“We now see start-ups describing themselves as ‘Amazon for agriculture’ or ‘Uber for Farming’, demonstrating how a business model or approach successful in one sector can be applied to another.
“The agri-food industry urgently needs to attract these skills, and the hackathon was an opportunity to build on this.”
Three challenges were set: supporting and enhancing traditional approaches to weed control; making food production more accessible; and data integration to provide more accurate assessment of growing conditions.
BASF set the first challenge. Mr Wells says: “I described the various challenges growers face with weed control, in particular black-grass.
“I explained this now infests more than one million hecatres of UK arable crops, and herbicide options are becoming increasingly limited as resistance increases in the population.
“We need new thinking and innovation to help us regain the upper hand, so the challenge was to develop new techniques to help deliver that.”
Two teams completed the challenge. The winner of this section, and overall winner of the hackathon, was a team called WeedSpot, which used a computer gaming engine to create 3D images of a wheat field and weeds.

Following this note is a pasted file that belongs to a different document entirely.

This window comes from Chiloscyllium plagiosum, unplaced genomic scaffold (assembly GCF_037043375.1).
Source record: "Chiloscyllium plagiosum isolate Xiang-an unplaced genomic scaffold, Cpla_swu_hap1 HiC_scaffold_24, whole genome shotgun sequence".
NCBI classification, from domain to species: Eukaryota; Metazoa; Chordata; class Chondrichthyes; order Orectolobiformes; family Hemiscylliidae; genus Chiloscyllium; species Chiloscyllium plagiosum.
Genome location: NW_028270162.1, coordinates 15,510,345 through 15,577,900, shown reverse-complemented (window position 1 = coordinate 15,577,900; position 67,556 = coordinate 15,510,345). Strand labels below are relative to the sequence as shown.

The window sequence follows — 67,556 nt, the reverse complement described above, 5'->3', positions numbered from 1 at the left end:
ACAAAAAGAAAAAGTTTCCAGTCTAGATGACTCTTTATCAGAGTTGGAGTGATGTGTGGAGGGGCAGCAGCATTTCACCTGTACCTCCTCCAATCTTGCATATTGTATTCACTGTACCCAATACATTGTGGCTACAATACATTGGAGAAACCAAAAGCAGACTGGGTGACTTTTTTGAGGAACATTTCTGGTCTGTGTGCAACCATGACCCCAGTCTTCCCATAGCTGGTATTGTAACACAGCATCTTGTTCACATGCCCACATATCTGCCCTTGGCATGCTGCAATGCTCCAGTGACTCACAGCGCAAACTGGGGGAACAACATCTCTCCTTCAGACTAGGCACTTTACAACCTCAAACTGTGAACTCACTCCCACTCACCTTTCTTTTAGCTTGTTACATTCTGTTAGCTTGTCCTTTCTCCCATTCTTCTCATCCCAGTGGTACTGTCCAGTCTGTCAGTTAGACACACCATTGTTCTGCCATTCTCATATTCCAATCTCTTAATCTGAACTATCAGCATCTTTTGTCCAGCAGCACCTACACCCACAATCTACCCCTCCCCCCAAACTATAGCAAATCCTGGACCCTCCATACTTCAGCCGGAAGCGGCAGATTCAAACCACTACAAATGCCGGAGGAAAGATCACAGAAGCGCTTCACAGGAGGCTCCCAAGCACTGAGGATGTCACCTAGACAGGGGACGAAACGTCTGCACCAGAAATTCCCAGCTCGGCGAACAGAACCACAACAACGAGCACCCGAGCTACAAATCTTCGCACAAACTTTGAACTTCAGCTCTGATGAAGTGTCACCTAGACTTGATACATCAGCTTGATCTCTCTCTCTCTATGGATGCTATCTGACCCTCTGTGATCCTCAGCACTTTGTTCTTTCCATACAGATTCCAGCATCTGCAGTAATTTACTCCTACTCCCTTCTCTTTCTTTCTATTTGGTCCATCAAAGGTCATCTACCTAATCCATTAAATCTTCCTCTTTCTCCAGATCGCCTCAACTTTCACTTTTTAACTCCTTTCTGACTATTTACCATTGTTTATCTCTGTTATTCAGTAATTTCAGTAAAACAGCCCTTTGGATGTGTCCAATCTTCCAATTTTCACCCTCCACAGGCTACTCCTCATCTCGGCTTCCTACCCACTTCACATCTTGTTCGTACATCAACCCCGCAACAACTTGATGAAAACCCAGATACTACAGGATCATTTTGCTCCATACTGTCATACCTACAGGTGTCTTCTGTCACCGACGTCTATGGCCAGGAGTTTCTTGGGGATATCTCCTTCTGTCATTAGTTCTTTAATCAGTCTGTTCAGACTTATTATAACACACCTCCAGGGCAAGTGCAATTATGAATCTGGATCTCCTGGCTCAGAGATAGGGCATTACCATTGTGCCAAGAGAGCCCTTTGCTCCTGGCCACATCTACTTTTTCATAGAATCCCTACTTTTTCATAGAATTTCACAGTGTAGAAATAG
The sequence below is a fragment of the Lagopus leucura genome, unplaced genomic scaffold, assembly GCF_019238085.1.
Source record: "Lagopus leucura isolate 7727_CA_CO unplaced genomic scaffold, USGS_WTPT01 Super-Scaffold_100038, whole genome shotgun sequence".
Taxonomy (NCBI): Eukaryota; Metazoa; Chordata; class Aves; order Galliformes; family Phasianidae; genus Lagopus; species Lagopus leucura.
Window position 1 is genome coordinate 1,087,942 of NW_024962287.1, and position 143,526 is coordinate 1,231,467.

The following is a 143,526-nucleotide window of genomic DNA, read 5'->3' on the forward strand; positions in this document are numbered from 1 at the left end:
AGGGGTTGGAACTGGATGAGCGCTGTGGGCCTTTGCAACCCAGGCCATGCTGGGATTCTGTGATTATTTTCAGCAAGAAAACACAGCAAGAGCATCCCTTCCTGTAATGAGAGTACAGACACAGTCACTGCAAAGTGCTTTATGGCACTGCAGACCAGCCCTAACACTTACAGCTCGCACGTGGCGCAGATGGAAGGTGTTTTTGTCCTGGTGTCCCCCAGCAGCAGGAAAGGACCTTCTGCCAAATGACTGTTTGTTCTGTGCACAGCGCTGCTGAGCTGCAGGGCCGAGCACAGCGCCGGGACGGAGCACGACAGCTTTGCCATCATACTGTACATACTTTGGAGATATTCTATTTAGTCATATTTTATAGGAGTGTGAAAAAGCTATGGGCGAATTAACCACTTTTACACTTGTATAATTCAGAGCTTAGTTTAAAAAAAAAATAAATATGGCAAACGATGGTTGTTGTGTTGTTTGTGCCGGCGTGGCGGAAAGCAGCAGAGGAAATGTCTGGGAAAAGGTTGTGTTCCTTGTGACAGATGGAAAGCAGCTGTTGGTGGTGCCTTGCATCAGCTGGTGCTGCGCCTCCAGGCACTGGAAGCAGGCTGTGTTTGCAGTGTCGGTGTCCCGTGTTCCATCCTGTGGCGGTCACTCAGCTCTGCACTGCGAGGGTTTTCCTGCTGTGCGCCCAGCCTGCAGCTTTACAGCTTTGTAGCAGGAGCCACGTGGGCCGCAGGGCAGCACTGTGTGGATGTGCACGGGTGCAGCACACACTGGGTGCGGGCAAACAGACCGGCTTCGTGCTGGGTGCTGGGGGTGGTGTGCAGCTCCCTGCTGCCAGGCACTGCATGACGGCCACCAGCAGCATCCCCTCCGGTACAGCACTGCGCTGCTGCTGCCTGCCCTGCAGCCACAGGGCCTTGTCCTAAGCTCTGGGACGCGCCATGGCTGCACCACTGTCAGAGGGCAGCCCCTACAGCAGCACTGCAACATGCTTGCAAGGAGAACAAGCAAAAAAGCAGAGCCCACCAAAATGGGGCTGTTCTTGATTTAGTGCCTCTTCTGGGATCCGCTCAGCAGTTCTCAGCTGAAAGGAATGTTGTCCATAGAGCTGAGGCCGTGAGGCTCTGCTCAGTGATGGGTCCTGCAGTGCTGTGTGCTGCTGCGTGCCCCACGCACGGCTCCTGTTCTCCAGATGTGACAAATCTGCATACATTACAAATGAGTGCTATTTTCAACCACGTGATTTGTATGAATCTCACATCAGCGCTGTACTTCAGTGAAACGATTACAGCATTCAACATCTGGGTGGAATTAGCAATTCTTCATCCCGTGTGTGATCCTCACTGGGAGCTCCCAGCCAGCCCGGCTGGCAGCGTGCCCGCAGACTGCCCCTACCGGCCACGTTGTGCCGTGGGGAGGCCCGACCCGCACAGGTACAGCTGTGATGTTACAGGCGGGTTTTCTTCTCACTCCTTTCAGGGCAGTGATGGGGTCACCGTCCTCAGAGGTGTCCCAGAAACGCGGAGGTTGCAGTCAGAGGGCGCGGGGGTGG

The team used this virtual environment to train the algorithms (instructions a computer follows to execute a programme) to recognise black-grass against the background of a growing crop.
WeedSpot’s approach is based on software which is being used to develop driverless car technology. It could have real merit, helping identify black-grass plants in crops as early as one to two true leaves right up to heading.
Mr Wells says: “We are currently working with WeedSpot to see how this idea can be taken forward. These are very early days, but in the short- to medium-term, the information could be used to develop a black-grass population app, with an eventual end-game of in-crop spot spraying.”
Agri-Innovation Den is the perfect platform for fledgling businesses looking to accelerate growth.
Launched by Farmers Guardian’s parent company AgriBriefing in 2015, the competition invites agricultural entrepreneurs to pitch their business ideas to a panel of industry judges and potential investors.
Six overall finalists will each win a unique agri-marketing and business advice package, worth more than £6,000, plus a chance to access a multi-million-pound funding pot.
Runner-up in the weed section was WeedBeGone, which looked at electrocuting weeds using a specialist tractor-mounted boom.
Mr Wells says: “It was an interesting concept, and could be useful in particular situations such as row crops, where weed and crop are separated.”
The >Sudo GROW hackathon made for an interesting, exciting and fun weekend, says Mr Wells. “This seems a great way of discovering new ideas and developing them into technology which can have potential applications not just for BASF, but for the wider industry.